We designed the Ultra Shot and previous red dot sights with the dot size that was available at the time. Since then, there have been significant advances in optic quality. Our newest models, like the M-Spec, incorporate the most innovative technology available in reflex sights. About five years ago, we asked AR15.com and Sightmark Pro Staff members which types of reticles they preferred. Sightmark Product Development Director Jonathan Horton says, “Most of our red dots are 3 or 5 MOA which is easy to acquire and still have on-target accuracy at 50 or 100 yards, even with a magnifier. Going bigger is good for short range but you’re covering a lot of your target anything over 50 yards.  If we do a smaller aiming dot than 3, it does provide better accuracy out to 100 but we usually design larger circle (circle-dot) around the dot for better acquisition at close range.”

Most shooters purchase a red dot sight for its original intention—quick target acquisition in a self-defense situation. However, turkey hunters and fast-paced competitive shooters also appreciate the accuracy a reflex sight offers. At the end of the day, choosing the size of the illuminated dot reticle depends on your primary use and firearm you need the red dot for.

What dot size do you like and why? Tell us in the comment section.

To learn how to use a red dot sight and read more about their benefits, click here.

Click here to shop Red Dot Sights.

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6 comments

Greetings, Mr. Rego!

You asked for a red dot recommendation for your M&P Shield and Sig P365 pistols. First, you should know that red dots are only mountable on pistol footprints they’re compatible with. Now, if your pistol slides are optics-ready, it’s likely that both the M&P Shield and Sig P-365 will have RMS-C footprints.

If your pistols are optics-ready with this particular cut, I highly recommend the Mini Shot A-Spec M3 Micro or the Mini Shot M-Spec M3 Solar. Both have very long battery lives and auto-brightness reticles that become brighter or dimmer depending on your lighting environment. I sincerely hope I’ve been helpful. Please feel free to ask any questions you might still have!

Sellmark Webmaster

I am looking for a red dot optic for both my older M&P Shield and my Sig P-365. I mostly practice at shorter distances – maybe 20 yards max. I would appreciate any advice. Thanks!

Jon Rego

Here at Sightmark, we believe in catering to our customers’ specific needs. You asked what type of red dot would be good for your Browning BPS 12ga. We recommend the Mini Shot M-Spec FMS Reflex Sight. This compact but powerful reflex sight is larger than a micro red dot but smaller than an ultra shot. It also sits low to the bore, making it perfect for shotguns like yours. This optic is compatible with all Picatinny mounts, but if your rifled barrel has a dovetail sight, we recommend buying an adapter for compatibility.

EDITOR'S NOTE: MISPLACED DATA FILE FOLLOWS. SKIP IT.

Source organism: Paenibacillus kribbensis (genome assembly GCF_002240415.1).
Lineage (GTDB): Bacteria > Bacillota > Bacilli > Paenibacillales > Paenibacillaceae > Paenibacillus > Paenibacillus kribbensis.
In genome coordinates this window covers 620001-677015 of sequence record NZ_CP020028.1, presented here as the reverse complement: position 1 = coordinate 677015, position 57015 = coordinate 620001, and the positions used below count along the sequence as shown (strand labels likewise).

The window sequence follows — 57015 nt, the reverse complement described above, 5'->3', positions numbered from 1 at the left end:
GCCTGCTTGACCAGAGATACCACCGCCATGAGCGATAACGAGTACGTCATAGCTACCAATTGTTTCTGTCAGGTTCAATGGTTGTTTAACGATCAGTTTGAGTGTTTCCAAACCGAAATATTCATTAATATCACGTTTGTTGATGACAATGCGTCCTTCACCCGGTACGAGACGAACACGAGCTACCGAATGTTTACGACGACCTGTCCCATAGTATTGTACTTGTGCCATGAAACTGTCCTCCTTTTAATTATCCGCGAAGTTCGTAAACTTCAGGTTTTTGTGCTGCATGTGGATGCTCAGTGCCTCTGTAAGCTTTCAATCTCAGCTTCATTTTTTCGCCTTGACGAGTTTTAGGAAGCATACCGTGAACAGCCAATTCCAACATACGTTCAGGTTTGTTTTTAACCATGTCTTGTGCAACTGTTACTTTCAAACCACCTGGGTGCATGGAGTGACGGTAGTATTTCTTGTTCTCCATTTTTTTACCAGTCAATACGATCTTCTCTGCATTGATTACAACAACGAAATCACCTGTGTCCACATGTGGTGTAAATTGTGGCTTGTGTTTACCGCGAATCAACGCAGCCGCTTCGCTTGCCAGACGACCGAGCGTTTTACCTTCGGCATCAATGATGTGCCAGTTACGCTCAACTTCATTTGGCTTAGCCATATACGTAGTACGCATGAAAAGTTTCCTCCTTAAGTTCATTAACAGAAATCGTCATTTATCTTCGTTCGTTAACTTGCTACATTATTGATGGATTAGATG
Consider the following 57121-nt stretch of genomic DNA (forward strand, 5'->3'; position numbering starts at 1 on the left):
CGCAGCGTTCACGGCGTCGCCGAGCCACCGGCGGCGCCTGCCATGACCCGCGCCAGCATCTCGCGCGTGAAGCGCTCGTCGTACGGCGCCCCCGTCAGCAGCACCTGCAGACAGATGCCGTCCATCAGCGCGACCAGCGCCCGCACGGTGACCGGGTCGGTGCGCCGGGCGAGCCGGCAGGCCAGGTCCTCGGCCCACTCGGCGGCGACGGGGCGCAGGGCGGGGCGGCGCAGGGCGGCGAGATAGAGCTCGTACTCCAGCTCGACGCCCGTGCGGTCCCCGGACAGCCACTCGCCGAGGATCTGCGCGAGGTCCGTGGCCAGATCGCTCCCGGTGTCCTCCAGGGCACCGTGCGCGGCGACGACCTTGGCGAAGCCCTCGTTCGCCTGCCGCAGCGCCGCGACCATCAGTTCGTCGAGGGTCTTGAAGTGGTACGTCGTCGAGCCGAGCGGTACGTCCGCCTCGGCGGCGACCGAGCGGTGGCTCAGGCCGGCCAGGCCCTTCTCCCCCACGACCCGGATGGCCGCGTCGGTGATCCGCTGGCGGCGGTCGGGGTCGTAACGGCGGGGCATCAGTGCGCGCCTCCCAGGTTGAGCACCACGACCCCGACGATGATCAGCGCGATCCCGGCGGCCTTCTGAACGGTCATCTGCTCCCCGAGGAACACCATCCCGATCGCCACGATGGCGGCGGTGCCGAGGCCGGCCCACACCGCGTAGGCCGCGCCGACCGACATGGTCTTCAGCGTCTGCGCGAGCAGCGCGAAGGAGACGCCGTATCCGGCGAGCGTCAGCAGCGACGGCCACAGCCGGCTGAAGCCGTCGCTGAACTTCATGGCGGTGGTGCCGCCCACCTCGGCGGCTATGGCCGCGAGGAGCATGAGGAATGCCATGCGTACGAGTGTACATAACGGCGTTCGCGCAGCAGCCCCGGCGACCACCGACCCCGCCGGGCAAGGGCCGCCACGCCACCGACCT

Sellmark Webmaster

I have a browning BPS 12 guage shotgun with ventilated rib and a second scoped rifled barrel that I use to hunt deer and hogs. Where I live we can hunt turkeys and hogs at the same time. Can you recommend a red dot setup that I can mount to my smoothbore so I can shoot foster slugs and turkey loads? Thanks in advance.

Rmsyer

MOA = Minute of Angle, a measurement of gun accuracy ….. approximately equal to 1" @ 100-yds, 2" @ 200-yds, etc.
Represents the VERTICAL LEG HEIGHT of a RIGHT TRIANGLE that connects at three points …..
(1) the end of the barrel, (2) the target and (3) the spot you aim at vertically to allow for bullet drop
The distance from barrel crown to target is the horizontal leg of the triangle and the distance from the barrel crown to the aiming point is the HYPOTHENUSE of the right triangle..
To solve, the math equation is : TANGENT (TAN) of ANGLE “A” = vertical adjustment needed to allow for bullet drop. TAN “A”= vertical leg / horizontal leg. For a 1 MOA, look up the value of the TAN (1-deg) on the web and you know the distance of the horizontal leg (target distance).. This allows you to calculate the vertical distance => TAN (1-deg) x TARGET DISTANCE.

VaWhitetailHunter76